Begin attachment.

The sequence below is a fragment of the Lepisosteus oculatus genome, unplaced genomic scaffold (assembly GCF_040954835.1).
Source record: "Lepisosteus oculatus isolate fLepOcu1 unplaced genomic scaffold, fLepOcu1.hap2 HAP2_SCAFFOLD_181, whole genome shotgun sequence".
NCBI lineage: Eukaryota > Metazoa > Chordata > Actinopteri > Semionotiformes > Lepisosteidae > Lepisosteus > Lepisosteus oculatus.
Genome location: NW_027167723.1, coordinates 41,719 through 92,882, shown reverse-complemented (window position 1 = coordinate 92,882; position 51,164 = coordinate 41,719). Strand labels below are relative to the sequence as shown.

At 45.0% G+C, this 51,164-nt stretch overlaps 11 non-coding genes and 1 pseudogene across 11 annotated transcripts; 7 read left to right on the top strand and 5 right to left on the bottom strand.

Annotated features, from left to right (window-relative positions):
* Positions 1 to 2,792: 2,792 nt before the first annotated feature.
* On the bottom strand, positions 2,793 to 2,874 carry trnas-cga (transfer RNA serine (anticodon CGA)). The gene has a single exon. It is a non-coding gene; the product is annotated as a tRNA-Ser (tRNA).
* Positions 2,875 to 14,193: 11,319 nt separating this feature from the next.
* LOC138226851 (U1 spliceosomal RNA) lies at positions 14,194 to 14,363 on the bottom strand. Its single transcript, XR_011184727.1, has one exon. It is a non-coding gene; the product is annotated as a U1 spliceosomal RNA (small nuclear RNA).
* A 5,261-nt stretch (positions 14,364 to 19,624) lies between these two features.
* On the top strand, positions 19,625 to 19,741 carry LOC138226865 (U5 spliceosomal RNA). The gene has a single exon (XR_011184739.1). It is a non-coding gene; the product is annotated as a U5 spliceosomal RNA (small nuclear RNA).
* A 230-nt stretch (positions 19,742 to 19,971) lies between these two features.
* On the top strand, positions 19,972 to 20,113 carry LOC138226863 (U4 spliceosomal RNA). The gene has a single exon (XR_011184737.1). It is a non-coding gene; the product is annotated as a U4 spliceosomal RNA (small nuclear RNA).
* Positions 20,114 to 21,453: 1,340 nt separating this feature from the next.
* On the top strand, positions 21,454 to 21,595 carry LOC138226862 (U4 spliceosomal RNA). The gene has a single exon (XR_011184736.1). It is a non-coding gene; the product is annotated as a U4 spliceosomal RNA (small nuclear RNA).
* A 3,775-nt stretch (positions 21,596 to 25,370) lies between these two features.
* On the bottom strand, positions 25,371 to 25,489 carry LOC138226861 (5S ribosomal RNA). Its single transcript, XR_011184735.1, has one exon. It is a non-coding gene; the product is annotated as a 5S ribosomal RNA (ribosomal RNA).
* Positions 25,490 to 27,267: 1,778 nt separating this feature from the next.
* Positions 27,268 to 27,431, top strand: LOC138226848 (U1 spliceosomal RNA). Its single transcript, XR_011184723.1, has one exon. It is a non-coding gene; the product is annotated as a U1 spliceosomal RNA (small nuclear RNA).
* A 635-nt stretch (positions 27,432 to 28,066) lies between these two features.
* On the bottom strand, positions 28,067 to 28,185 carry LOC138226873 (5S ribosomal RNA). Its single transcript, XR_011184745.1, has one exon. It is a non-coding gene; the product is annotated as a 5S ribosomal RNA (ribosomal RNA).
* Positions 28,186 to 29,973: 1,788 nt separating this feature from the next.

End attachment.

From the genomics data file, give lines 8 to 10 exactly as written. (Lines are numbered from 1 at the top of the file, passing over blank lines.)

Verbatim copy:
* On the bottom strand, positions 2,793 to 2,874 carry trnas-cga (transfer RNA serine (anticodon CGA)). The gene has a single exon. It is a non-coding gene; the product is annotated as a tRNA-Ser (tRNA).
* Positions 2,875 to 14,193: 11,319 nt separating this feature from the next.
* LOC138226851 (U1 spliceosomal RNA) lies at positions 14,194 to 14,363 on the bottom strand. Its single transcript, XR_011184727.1, has one exon. It is a non-coding gene; the product is annotated as a U1 spliceosomal RNA (small nuclear RNA).